We reflect on the past 10 months of clinical activity in oncology in the UK during the COVID-19 pandemic and suggest how services can be protected during subsequent waves of infection.
Since March 2020, the focus for the Government and National Health Service (NHS) of the UK has been on managing the coronavirus disease 2019 (COVID-19) pandemic; however, cancer has also remained a high priority. How badly have cancer services been affected? Fortunately, comprehensive data are collected in the UK that provide insight into many aspects of cancer services in a timely manner. Analyses of these data performed by Cancer Research UK (CRUK) can inform on what happened throughout the peak of the pandemic and how well services started to recover. A survey sent to ~1,800 patients with cancer (all stages) in May 2020 provided an early indication of the effect on cancer services: 2 in 3 patients reported that their cancer care had been affected, and 1 in 3 reported changes in treatment.
Before the pandemic, ~210,000 people participated in the UK national bowel, breast and cervical screening programmes each week. From March 2020, these programmes were temporarily suspended and, as a result, ~3 million people have not received an invitation1,2. Addressing this backlog poses unique challenges for each programme, such as making screening spaces ‘COVID-secure’ and maintaining laboratory capacity. Of note, endoscopy services are among the worst hit, with a 90% drop in the number of colonoscopies in April 2020 (ref.3). The number of individuals waiting ≥6 weeks for an endoscopy in August 2020 was nine times higher than in August 2019.
Between March and September 2020, >350,000 fewer people than usual had a referral for ‘fast-track’ investigations in the UK, largely owing to fewer people seeking primary care advice4 but also to primary care services being reluctant to make hospital referrals during the height of the pandemic. These figures are steadily improving, but remain lower than before this period. With such a drop, the NHS will need to manage and expedite referrals for individuals with suspected cancers above pre-pandemic figures, while still managing COVID-19 through winter-related pressures.
Understanding how COVID-19 has disrupted diagnostic service provision is difficult because the figures available cover all diagnostic test activity and are not cancer specific. The overall number of individuals receiving or awaiting key cancer diagnostics tests of endoscopies, CT imaging, non-obstetric ultrasonography and MRI investigations declined in March 2020 (ref.4). In England, ~3.4 million fewer key diagnostic tests (–35%) were performed between March and August 2020 compared with the same period in 2019. The number of individuals receiving these tests has started to recover since the lowest point in April 2020 but has not returned to pre-pandemic levels. Despite fewer patients undergoing diagnostic tests owing to the decline in screening and referrals, the cessation of some procedures deemed high-risk for COVID-19 transmission, combined with additional safety measures put in place during the pandemic that delay each investigation, has increased waiting times for those receiving these tests. In August 2020, the number of individuals waiting ≥6 weeks for one of these key diagnostic tests was tenfold higher than in August 2019.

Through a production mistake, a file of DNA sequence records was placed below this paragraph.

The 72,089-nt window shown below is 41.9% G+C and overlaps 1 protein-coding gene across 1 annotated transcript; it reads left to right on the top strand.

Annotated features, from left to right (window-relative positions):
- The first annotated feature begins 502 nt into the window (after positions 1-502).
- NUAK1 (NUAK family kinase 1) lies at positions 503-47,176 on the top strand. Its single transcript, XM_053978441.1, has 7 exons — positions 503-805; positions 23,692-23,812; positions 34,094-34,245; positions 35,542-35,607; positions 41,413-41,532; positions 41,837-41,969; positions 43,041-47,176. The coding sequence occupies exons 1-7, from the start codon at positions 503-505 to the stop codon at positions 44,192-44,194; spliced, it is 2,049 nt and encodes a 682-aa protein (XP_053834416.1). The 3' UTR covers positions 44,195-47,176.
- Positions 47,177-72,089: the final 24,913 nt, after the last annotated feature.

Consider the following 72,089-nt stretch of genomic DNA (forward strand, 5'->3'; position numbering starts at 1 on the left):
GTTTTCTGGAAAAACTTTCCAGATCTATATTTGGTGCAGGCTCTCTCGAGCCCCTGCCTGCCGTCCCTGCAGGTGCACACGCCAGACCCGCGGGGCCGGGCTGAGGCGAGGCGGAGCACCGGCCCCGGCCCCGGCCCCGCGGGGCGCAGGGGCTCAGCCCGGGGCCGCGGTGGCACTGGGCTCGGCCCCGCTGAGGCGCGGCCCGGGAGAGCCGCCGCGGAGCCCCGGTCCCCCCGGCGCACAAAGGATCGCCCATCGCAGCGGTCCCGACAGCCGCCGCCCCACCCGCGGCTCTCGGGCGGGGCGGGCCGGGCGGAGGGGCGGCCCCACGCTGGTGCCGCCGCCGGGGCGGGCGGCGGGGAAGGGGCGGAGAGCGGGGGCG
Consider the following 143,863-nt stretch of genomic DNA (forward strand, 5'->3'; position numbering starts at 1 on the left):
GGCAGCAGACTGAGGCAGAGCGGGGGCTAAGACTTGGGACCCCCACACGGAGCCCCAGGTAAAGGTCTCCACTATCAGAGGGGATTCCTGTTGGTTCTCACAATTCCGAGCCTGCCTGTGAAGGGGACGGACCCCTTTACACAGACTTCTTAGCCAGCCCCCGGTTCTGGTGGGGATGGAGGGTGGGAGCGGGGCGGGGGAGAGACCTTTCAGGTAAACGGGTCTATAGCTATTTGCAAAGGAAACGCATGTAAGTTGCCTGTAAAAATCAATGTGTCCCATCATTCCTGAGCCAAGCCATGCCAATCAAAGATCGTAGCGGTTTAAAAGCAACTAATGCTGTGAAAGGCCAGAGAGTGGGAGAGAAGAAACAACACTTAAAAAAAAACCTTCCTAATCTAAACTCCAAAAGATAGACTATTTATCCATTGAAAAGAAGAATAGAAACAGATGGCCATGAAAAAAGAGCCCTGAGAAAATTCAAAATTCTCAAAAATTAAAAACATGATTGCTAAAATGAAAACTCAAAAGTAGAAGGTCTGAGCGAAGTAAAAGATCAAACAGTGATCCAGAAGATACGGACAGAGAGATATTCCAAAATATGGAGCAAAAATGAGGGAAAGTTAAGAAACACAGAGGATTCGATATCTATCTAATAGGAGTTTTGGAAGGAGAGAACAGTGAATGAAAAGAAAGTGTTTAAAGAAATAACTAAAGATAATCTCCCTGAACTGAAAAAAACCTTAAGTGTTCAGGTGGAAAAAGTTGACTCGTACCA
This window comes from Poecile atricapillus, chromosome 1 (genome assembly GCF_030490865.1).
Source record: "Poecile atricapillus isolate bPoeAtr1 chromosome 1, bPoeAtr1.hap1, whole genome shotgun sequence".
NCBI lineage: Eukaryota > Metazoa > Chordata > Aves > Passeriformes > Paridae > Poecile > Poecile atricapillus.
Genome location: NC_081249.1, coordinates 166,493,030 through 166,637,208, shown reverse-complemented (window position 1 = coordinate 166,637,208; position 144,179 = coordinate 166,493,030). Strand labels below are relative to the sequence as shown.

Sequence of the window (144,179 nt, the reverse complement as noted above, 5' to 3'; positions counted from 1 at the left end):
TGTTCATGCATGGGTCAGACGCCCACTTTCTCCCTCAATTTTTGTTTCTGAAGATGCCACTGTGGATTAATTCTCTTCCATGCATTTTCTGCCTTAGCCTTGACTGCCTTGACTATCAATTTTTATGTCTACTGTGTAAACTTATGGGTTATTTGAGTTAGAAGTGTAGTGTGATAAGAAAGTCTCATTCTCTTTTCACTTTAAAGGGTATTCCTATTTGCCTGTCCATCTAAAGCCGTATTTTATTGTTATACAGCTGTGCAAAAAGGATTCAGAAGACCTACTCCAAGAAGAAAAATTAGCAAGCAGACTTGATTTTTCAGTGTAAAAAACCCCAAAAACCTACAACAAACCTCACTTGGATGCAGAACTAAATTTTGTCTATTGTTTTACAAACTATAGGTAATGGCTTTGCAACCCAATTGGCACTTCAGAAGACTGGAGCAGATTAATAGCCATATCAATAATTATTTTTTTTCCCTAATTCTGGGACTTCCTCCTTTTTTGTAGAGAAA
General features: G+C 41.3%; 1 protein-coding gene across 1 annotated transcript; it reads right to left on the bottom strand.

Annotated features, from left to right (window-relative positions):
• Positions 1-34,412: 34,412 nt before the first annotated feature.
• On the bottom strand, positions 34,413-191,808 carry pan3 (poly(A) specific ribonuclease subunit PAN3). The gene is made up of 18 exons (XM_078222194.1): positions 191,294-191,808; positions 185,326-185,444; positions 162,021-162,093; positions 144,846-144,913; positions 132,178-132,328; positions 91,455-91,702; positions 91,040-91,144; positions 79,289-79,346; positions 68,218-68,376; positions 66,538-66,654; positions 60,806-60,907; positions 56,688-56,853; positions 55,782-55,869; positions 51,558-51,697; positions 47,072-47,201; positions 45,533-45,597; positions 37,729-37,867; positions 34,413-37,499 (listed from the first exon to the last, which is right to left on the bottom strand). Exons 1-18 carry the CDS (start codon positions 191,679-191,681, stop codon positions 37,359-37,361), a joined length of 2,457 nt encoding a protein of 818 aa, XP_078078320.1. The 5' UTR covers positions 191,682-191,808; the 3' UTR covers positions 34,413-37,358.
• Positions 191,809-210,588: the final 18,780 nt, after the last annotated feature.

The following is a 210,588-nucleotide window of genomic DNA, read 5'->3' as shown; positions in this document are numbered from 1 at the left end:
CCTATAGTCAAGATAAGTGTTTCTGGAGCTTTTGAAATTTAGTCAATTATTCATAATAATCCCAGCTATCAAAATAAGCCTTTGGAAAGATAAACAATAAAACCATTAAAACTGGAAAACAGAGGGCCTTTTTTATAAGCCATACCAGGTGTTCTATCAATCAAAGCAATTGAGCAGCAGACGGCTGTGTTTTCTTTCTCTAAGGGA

Various studies have attempted to quantify the effect of the delays to diagnosis. In the USA, almost 10,000 excess deaths from breast and colorectal cancer are predicted over the next 10 years5. In England, estimates vary regarding the effects of COVID-19 on cancer deaths. One study estimated that, within 5 years, >3,000 additional deaths from breast, lung, oesophageal and colorectal cancer will result from delayed diagnosis owing to COVID-19-associated disruption to diagnostic services6. Protecting diagnostic, referral and screening pathways during subsequent waves of COVID-19 will be crucial to minimizing late-stage presentations brought about by the pandemic. The European Commission expects the situation to be similar in other EU countries, presenting severe disruption to breast cancer screening as an example7.
Since March 2020, the number of patients beginning treatment in England has decreased substantially4; in May 2020, >9,500 fewer patients (–37%) started treatment compared with May 2019. The real effect of COVID-19 on cancer treatment overall might be masked by the fact that some individuals, including those who started treatment before the pandemic, have had changes to their treatment (for example, radiotherapy before or instead of surgery). These changes were justified in view of the uncertainty at the time but the long-term effects on patient outcomes are hard to predict especially owing to the absence of reliable data on how many patients had their treatment switched. The number of patients starting treatment increased through June to August 2020, although in August 2020 >5,500 fewer patients (–22%) started treatment compared with August 2019, and many patients likely received different treatment courses compared with before the pandemic. Overall, ~31,000 fewer patients started treatment for cancer across the UK between April and August 2020 compared with the same period in the previous year.